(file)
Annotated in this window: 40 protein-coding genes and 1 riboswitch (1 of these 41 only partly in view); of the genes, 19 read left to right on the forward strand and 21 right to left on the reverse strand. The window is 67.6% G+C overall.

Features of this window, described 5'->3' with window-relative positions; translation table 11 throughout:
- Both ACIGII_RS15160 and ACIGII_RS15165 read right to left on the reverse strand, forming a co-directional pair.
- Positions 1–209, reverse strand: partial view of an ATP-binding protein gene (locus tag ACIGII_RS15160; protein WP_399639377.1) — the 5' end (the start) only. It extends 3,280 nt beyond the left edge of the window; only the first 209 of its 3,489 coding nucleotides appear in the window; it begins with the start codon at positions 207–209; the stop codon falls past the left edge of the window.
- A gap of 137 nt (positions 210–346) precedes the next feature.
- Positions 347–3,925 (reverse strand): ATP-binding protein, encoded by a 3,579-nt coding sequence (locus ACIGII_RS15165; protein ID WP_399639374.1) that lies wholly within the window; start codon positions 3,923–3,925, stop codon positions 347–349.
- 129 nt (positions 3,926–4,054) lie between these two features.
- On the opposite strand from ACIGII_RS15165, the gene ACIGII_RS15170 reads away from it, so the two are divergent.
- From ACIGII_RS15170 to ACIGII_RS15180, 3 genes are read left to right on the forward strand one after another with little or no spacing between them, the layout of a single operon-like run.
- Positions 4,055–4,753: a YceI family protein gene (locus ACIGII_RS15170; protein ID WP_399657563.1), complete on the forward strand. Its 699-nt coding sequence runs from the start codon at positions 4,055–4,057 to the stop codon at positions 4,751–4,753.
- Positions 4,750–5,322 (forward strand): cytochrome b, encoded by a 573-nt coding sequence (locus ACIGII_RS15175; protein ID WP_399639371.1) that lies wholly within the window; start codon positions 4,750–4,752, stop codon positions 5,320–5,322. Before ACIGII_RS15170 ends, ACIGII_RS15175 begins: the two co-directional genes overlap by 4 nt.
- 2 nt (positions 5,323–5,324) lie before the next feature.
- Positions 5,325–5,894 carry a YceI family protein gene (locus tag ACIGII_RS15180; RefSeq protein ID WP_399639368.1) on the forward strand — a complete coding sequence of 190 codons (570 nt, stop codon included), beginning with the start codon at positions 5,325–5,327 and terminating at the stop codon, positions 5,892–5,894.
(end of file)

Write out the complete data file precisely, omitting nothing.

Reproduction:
Annotated in this window: 40 protein-coding genes and 1 riboswitch (1 of these 41 only partly in view); of the genes, 19 read left to right on the forward strand and 21 right to left on the reverse strand. The window is 67.6% G+C overall.

Features of this window, described 5'->3' with window-relative positions; translation table 11 throughout:
- Both ACIGII_RS15160 and ACIGII_RS15165 read right to left on the reverse strand, forming a co-directional pair.
- Positions 1–209, reverse strand: partial view of an ATP-binding protein gene (locus tag ACIGII_RS15160; protein WP_399639377.1) — the 5' end (the start) only. It extends 3,280 nt beyond the left edge of the window; only the first 209 of its 3,489 coding nucleotides appear in the window; it begins with the start codon at positions 207–209; the stop codon falls past the left edge of the window.
- A gap of 137 nt (positions 210–346) precedes the next feature.
- Positions 347–3,925 (reverse strand): ATP-binding protein, encoded by a 3,579-nt coding sequence (locus ACIGII_RS15165; protein ID WP_399639374.1) that lies wholly within the window; start codon positions 3,923–3,925, stop codon positions 347–349.
- 129 nt (positions 3,926–4,054) lie between these two features.
- On the opposite strand from ACIGII_RS15165, the gene ACIGII_RS15170 reads away from it, so the two are divergent.
- From ACIGII_RS15170 to ACIGII_RS15180, 3 genes are read left to right on the forward strand one after another with little or no spacing between them, the layout of a single operon-like run.
- Positions 4,055–4,753: a YceI family protein gene (locus ACIGII_RS15170; protein ID WP_399657563.1), complete on the forward strand. Its 699-nt coding sequence runs from the start codon at positions 4,055–4,057 to the stop codon at positions 4,751–4,753.
- Positions 4,750–5,322 (forward strand): cytochrome b, encoded by a 573-nt coding sequence (locus ACIGII_RS15175; protein ID WP_399639371.1) that lies wholly within the window; start codon positions 4,750–4,752, stop codon positions 5,320–5,322. Before ACIGII_RS15170 ends, ACIGII_RS15175 begins: the two co-directional genes overlap by 4 nt.
- 2 nt (positions 5,323–5,324) lie before the next feature.
- Positions 5,325–5,894 carry a YceI family protein gene (locus tag ACIGII_RS15180; RefSeq protein ID WP_399639368.1) on the forward strand — a complete coding sequence of 190 codons (570 nt, stop codon included), beginning with the start codon at positions 5,325–5,327 and terminating at the stop codon, positions 5,892–5,894.